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Friesenhahn Cave

One of Concordia University Texas' most valued properties is the famous Friesenhahn Cave in San Antonio.

Considerable work has been published about prior research at the Friesenhahn Cave and at least one publication has identified this site as "one of the most important paleontological sites in the United States" (Veni, 1988). Besides the La Brea Tar Pits in California, it is believed that no site in the United States has yielded a greater variety of significant Pleistocene vertebrate fossils.

From excavations conducted by the University of Texas at Austin over 40 years ago, the Friesenhahn Cave has yielded over 4,000 isolated teeth and bones of more than 30 genera of ice age mammals, reptiles and birds. Especially noteworthy from the Friesenhahn Cave is the holotype specimen of Geochelone wilsoni, a recently discovered species of turtle which is represented by only a very few specimens worldwide (Milstead, 1956). Also noteworthy are well-preserved specimens of a Saber-toothed cat Homotherium serus and a long nose peccary Mylohyus nasutus that were excavated from this site in the 1950's. These are on display at the University of Texas Memorial Museum and its Bulletins 1 and 2 pertaining to their excavation are available from the museum (Lundelius, 1960) (Evans and Meade, 1961).

The cave is a relatively small sinkhole which once was used as a den into which Saber-toothed cats dragged prey such as baby mammoths. Concordia faculty member Dr. Laurence Meissner is currently directing research at the site and he and his students have already found numerous teeth and bones of mammoth Mamuthus columbi, sabre tooth cat Homotherium serum, bear Ursus americanus and numerous other Pleistocene species. Especially noteworthy is another specimen which they removed of the rare Geochelone wilsoni turtle species described above.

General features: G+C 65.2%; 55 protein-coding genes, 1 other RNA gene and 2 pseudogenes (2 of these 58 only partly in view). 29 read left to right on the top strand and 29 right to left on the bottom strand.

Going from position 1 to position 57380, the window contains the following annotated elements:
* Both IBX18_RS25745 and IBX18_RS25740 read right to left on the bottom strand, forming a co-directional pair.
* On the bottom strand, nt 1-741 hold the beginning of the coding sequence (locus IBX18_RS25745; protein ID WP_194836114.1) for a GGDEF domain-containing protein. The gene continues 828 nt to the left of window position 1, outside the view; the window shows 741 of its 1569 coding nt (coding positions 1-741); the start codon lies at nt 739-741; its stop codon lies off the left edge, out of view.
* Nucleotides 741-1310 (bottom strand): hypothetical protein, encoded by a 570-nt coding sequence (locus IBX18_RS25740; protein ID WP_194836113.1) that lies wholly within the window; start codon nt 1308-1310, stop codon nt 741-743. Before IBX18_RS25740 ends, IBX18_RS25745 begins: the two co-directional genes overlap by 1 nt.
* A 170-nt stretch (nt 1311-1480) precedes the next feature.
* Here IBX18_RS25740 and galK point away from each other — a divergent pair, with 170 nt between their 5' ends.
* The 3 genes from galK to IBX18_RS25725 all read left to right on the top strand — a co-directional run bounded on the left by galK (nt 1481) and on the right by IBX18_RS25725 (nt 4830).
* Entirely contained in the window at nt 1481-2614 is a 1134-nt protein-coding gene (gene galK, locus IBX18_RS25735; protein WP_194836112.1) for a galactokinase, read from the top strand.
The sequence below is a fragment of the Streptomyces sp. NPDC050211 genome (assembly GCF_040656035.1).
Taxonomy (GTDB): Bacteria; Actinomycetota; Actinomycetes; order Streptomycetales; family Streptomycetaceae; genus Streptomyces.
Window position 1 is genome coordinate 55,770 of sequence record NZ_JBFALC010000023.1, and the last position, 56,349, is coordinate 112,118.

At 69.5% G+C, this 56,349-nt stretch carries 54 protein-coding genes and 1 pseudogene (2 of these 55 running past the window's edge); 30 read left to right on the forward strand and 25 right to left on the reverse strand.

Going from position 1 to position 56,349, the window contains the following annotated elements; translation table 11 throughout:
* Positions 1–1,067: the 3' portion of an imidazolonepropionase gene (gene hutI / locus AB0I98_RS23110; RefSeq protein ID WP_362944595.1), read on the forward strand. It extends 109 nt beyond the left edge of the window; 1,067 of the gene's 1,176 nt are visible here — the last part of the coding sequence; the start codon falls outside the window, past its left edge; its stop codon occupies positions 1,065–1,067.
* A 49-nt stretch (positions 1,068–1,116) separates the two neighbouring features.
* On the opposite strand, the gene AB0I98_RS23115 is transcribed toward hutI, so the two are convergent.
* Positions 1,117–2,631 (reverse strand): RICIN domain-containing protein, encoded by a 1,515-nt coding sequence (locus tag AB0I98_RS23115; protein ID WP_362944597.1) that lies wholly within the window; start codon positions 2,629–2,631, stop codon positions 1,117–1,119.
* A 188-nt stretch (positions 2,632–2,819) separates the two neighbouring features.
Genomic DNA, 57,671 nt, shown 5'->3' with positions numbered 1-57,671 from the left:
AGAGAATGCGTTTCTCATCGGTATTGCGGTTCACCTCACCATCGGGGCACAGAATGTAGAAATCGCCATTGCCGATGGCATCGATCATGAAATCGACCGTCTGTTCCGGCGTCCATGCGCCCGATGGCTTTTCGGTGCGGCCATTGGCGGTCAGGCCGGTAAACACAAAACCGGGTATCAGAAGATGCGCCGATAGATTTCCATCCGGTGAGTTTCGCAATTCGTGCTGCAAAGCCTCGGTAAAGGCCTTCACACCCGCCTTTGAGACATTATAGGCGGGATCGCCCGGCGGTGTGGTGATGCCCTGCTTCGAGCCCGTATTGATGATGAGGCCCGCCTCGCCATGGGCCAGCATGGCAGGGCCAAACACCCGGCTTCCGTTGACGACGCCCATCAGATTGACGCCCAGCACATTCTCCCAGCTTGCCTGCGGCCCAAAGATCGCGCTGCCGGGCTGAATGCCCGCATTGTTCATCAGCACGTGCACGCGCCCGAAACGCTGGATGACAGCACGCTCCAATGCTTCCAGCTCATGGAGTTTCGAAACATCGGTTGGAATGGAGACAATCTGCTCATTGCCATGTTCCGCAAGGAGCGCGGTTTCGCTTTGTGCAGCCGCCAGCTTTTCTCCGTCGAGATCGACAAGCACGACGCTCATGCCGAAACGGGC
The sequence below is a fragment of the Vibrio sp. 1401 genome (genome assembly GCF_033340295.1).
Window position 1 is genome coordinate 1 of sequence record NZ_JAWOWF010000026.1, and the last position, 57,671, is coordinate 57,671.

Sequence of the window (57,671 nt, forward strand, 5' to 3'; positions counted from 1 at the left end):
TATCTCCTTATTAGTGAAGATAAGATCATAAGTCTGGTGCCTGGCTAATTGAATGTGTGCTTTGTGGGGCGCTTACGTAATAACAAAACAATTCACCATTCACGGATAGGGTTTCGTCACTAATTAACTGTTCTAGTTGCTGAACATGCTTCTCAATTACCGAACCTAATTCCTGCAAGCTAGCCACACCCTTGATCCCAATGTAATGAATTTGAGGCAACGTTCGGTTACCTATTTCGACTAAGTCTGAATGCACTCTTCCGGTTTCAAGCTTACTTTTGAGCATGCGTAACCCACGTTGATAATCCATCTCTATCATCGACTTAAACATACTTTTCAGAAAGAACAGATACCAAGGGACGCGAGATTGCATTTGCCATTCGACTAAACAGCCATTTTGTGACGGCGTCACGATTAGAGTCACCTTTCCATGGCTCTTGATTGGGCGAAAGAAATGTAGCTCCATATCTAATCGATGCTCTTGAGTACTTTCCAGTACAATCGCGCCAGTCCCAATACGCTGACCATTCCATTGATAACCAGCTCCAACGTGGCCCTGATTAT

• Cave Maps

    Friesenhahn Cave map 1  Friesenhahn Cave map 2

  • Cave Work Photos

    Friesenhahn Cave work 1  Friesenhahn Cave work 2  Friesenhahn Cave work 4sifting 1  setup 1  sifting 2enter1  enter2  excavate1excavate2  meissner1  meissner2people1  people2  people3  people4  people5  people6  setup3  setup6

  • Equipment

    equip1  equip2  equip3

  • Fossils

    humerus  long-nose body  long-nose body headmammoth tooth  sabre tooth head  turtle



Lundelius, Ernest L. Jr. (1960). Mylohyus nasutus -- Long-nosed Peccary of the Texas Pleistocene. Bulletin of the Texas Memorial Museum. Number 1. Austin, TX.

Evans, Glen L. and Grayson E. Meade. (1961) The Friesenhahn Cave; The Sabre-toothed Cat, Dinobastis serus. Bulletin of the Texas Memorial Museum. Number 2, Austin, TX.

Milstead, William W. (1956). Fossil Turtles of Friesenhahn Cave, Texas, with the Description of a New Species of Testudo. Copeia, Vol. 3, 162-171.

Moodie, Kevin B and Thomas R. Van Devender. (1979). Extinction and Extirpation in the Herpetofauna of the Southern High Plains with Emphasis on Geochelonia wilsoni (Testudinae). Herpetologica 35(3) 198-206

Veni, George. (1988). The Caves of Bexar County, Texas Memorial Museum Speleological Monographs, 2. Austin, TX. ISSN 08909822